You might’ve seen people charge their iPhones with wireless chargers, but imagine applying that concept to charging your car.
InductEV, a company that builds autonomous wireless chargers for electric vehicles, is developing that future. The company’s chargers are installed on top of the ground, so electric vehicles just need to park on the panels to charge, said Anthony Calabro, chief product officer at InductEV.
It’s a growing company in a growing market: EV sales grew from 0.2% to 4.6% of all car sales in the US over the decade preceding 2021. The federal government is even getting in on fueling the industry.
InductEV launched in 2010 in Malvern under another name, Momentum Dynamics. Calabro told Technical.ly, when he started working for the company in 2014, the team was mostly doing custom products for clients who approached them. In 2017, the company started working commercially in the transit market.
Over the years, the company’s leadership realized they could meet most of their clients needs with a single product. InductEV is currently on the second generation of its product and developing a third generation, Calabro said.
Barry Libert, chairman and CEO, said the company offers three things. One is hardware — “high-powered wireless charging for the commercial world.” The second is service, and the third is AI, specifically “artificial intelligence recommendation engines for route optimization and energy management.”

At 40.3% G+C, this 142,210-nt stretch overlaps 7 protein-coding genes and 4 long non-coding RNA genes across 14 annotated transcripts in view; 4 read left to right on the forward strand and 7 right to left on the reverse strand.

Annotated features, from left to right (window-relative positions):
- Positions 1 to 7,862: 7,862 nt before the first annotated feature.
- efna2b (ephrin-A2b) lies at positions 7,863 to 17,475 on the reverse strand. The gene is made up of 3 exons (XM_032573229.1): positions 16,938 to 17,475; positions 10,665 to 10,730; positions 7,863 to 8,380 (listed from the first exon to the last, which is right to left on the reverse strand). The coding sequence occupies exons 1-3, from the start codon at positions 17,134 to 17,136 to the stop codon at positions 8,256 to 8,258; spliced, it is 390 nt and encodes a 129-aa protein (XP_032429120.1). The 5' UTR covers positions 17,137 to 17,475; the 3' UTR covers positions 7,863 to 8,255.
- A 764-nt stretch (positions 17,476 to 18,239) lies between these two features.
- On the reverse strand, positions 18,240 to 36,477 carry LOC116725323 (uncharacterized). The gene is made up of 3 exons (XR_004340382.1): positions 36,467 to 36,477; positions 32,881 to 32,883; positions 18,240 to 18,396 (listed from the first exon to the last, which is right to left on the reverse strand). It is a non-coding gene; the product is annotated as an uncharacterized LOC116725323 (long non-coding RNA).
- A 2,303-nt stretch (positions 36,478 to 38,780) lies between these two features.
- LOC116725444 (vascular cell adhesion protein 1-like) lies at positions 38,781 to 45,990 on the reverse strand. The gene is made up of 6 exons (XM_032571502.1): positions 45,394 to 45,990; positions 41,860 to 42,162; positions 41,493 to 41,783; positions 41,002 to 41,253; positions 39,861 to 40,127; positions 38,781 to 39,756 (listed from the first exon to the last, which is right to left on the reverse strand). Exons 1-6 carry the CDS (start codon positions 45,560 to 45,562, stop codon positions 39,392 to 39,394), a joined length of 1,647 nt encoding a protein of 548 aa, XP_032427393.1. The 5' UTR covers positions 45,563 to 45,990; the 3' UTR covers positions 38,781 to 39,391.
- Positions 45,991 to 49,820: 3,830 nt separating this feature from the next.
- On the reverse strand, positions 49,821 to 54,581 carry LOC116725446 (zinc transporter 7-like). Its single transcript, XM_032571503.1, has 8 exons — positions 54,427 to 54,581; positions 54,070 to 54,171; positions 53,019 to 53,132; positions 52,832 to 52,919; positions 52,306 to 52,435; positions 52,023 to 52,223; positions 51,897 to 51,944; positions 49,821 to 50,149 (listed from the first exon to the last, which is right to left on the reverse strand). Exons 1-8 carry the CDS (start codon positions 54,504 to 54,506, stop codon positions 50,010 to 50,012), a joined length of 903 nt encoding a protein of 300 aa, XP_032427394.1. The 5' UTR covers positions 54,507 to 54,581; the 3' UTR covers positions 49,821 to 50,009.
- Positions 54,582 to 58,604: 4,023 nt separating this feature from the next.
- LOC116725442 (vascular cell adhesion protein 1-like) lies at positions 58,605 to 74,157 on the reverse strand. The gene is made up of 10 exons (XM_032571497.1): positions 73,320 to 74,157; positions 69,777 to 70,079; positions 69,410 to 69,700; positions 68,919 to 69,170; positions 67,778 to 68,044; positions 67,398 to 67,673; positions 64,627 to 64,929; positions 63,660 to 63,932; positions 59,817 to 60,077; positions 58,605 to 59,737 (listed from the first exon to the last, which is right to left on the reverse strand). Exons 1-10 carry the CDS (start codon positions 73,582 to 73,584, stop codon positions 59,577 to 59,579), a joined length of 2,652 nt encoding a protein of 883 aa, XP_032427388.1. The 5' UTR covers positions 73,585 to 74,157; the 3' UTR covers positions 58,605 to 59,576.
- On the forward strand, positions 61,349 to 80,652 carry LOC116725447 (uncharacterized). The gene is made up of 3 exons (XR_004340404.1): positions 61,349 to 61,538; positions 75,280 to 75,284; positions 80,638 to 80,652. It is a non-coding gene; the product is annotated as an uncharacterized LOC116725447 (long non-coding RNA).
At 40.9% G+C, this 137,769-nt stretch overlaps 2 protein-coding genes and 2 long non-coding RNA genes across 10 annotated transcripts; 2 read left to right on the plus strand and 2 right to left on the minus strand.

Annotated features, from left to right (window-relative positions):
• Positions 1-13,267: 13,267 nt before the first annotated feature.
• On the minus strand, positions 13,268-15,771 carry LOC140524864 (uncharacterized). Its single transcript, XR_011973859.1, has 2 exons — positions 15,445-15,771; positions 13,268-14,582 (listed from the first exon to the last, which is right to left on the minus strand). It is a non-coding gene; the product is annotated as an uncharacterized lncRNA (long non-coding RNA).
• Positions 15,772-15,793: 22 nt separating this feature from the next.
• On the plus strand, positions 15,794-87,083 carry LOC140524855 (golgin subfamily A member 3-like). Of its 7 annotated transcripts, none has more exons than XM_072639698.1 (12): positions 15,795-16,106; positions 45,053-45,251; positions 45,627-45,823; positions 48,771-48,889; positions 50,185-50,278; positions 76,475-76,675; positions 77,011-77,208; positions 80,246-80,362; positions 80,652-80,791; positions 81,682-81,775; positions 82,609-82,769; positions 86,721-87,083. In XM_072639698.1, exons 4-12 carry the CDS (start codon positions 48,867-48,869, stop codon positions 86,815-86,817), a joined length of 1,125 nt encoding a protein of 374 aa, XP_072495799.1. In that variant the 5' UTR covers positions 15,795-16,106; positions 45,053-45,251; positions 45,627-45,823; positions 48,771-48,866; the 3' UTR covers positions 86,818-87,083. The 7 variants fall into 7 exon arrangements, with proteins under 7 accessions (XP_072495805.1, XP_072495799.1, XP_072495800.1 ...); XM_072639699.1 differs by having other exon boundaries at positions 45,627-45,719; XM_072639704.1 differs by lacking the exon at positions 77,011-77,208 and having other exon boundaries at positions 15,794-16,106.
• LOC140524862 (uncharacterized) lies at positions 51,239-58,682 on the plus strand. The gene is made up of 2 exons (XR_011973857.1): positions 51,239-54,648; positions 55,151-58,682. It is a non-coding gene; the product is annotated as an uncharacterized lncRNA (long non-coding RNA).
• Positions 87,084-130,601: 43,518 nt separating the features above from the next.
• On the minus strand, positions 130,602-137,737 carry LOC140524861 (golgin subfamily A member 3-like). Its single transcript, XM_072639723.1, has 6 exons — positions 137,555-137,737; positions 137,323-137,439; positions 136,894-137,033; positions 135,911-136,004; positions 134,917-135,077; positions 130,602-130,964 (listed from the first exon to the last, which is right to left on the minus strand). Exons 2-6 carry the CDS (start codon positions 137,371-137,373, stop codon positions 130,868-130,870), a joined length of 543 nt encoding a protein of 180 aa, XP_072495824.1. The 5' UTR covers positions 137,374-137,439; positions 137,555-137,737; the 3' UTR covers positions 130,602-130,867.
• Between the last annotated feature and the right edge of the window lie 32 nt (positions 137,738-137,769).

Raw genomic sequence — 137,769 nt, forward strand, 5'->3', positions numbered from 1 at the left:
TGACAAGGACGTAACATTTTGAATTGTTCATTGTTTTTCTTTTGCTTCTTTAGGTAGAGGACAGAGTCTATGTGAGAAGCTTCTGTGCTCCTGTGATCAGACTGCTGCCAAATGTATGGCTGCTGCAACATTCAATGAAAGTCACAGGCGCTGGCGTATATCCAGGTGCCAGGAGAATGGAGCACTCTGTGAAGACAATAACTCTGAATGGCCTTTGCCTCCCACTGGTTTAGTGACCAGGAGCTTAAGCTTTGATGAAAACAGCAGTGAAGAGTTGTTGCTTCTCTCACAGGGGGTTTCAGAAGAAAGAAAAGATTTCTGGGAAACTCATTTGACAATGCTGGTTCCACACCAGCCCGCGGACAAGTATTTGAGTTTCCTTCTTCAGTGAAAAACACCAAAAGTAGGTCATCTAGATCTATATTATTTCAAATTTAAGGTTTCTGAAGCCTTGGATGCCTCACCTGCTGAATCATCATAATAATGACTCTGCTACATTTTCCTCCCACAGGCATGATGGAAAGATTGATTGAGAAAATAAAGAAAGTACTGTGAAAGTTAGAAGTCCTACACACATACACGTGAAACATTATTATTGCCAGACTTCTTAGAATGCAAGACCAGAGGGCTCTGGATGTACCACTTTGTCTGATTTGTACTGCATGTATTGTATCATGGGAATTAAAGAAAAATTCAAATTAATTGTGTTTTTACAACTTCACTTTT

The tech works by way of a ground system creating a magnetic field and a component that goes on the vehicles to receive energy from the magnetic field.
“And then we have telemetry and data going back up to our servers. So the capabilities with all that telemetry and data, we can do distributed energy management,” Calabro said. “Giving your operators the capabilities to charge throughout the day through very intelligent energy management solutions reduces your total operating costs for your vehicle, reduces the total fleet costs as well.”
If buses are waiting to go back out on their route or waiting in a turnaround spot, for instance, they can park and charge during that time.
InductEV works with public and private transit systems that use electric vehicles, as well as with companies that have trucks and other large vehicles that need to travel long distances for long periods of time. The company has systems set up in cities across the US and in Europe.
“We can charge them in the background, we can reduce their vehicle cost, we can make sure they’re not over putting battery on that vehicle,” Calabro said. “And we’re continuing to keep those vehicles’ utilization very high and their uptime very high so they don’t have to take time out of their day to go charge.”
InductEV opened a new R&D center in King of Prussia earlier this month, expanding from a 15,000-square-foot space in Malvern to now 50,000 square feet. This new hub will accommodate the company’s 65 hybrid employees and provide plenty of lab space, inventory and manufacturing space.
The company confirmed that it raised a $19 million round in May, but declined to provide further details.
One focus of InductEV as it continues to develop its technology is sustainability and green energy. Calabro said advancing electric vehicles reduces the amount of vehicles operating. He said the company is also thinking about the size of the batteries and how they can be more efficient when creating electric vehicles.
“You’re really balancing out the need for the size of the battery with the capability to be charging intermittently throughout the day,” he said.Sarah Huffman is a 2022-2023 corps member for Report for America, an initiative of The Groundtruth Project that pairs young journalists with local newsrooms. This position is supported by the Lenfest Institute for Journalism.
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